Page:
4. A Replica of Chamberlen Forceps
In the 1600s, two Chamberlen family brothers, both named Peter, worked as surgeons and obstetricians and invented modern obstetrical forceps—a technology that the family kept secret for a century. “The whole concept of intellectual property and who owns rights—it’s not just computer stuff,” Dhody says. “For a hundred years, this family dominated the field of obstetrics in Europe. They could command up to $10,000 [in the money of that time] for one birth all because of these two pieces of metal.” The Mütter’s pair of Chamberlen forceps is a metal replica that was made a couple of hundred years ago.
The design of modern forceps hasn’t changed much since the Chamberlens. “The one thing that is different is that those blades can come apart so you can insert one at a time into the vaginal canal, whereas [with this tool], they’re together,” Dhody says. “It’s amazing that this technology still exists. Forceps are going out of favor, but they are still used—not as much in America, but other parts of the world. It’s good when a baby is just stuck in there. If you are a practitioner who is skilled in the use of forceps, it’s safe. You know, there are risks involved, but there are more risks if the baby is stuck.”
5. A Pessary
“If you think about the skeletal structure of the human body—especially the lower abdominal area—there is no skeletal support structure for certain internal organs, including the uterus,” Dhody says. “Often times as a woman ages, or when she’s had a lot of children, the muscles, ligaments, and tendons will weaken and the uterus falls out of position; it can go down and through the vagina.” These days, doctors would probably opt to do a hysterectomy, but before that option was available, women “would insert an object up the vagina to kind of wedge it and keep that uterus from falling out,” Dhody says. The devices were called pessaries, and the museum has hundreds of them, including this one from the 19th century, which the curator finds particularly creepy because of the springs. “You can take it out, clean it, put it back in,” Dhody says. “You can still see these today—it’s a medical tool. But now they’re made out of surgical grade plastic. If you’re living in an area where surgery isn’t an option or if you have certain religious objections to that, then a pessary is a good bet.”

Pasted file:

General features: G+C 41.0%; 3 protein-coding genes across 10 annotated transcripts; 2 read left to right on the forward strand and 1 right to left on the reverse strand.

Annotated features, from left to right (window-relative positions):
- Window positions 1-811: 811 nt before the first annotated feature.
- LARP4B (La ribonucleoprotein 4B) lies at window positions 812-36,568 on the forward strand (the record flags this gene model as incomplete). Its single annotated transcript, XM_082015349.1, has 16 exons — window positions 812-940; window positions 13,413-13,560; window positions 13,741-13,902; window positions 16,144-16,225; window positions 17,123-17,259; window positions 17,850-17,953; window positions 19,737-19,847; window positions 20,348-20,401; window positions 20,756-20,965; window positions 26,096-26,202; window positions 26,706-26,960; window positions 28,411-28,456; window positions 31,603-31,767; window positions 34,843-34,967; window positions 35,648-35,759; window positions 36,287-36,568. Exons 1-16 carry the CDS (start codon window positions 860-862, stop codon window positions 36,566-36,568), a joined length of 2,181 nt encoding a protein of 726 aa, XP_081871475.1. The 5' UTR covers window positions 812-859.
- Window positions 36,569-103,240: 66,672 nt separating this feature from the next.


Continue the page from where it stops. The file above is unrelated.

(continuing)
6. A Blood Circulator
This device, from the early 20th century, claimed to do “for internal organs what exercise will do for the limbs” as well as alleviate cold symptoms. “It was a suction thing,” Dhody says. “You’d push it against the body and it vibrates.” The instruction manual is full of photos of a presumed doctor placing the circulator on various parts of a woman’s body and cranking the handle, which the manufacturer claimed would create suction and increase blood flow to a particular area.
7. A Skull with Artificial Cranial Deformation
Dhody rediscovered this skull in the museum’s mobile storage. “I came across these boxes that said ‘caramel Danish rolls,’” she says, “and I was like, ‘What are the chances that these actually have caramel Danishes in them? Very little.’" She adds jokingly, "that happens a lot—it’s never a Danish. Sometimes you have enough skulls, and you just want a Danish.”
The skull, which has been artificially deformed, comes from Peru; Dhody guesses it’s from around the 1800s. “People in Peru practiced artificial deformation for hundreds and hundreds of years,” she says. “Up until about the 20th century, [there were] remote parts that were practicing it.”
8. Dhody’s Husband’s Gallbladder
“We have a friends and family plan at the Mütter,” Dhody says. “It’s basically acknowledged that if you work here, or if you are associated with anyone who works here, and you lose any body part for any reason, we have dibs.” So when her husband had his gallbladder removed, Dhody jumped at the chance to both watch the operation and make it part of the collection. “Unfortunately, it looks perfectly healthy,” she says. “I guarantee you, it was not when it was removed." Gallstones, she says, block the bile duct and cause inflammation, pain, and vomiting until they’re removed. Patients will get big stones—which you can see in the photo below—or microstones, which look like sludge and more easily block the duct.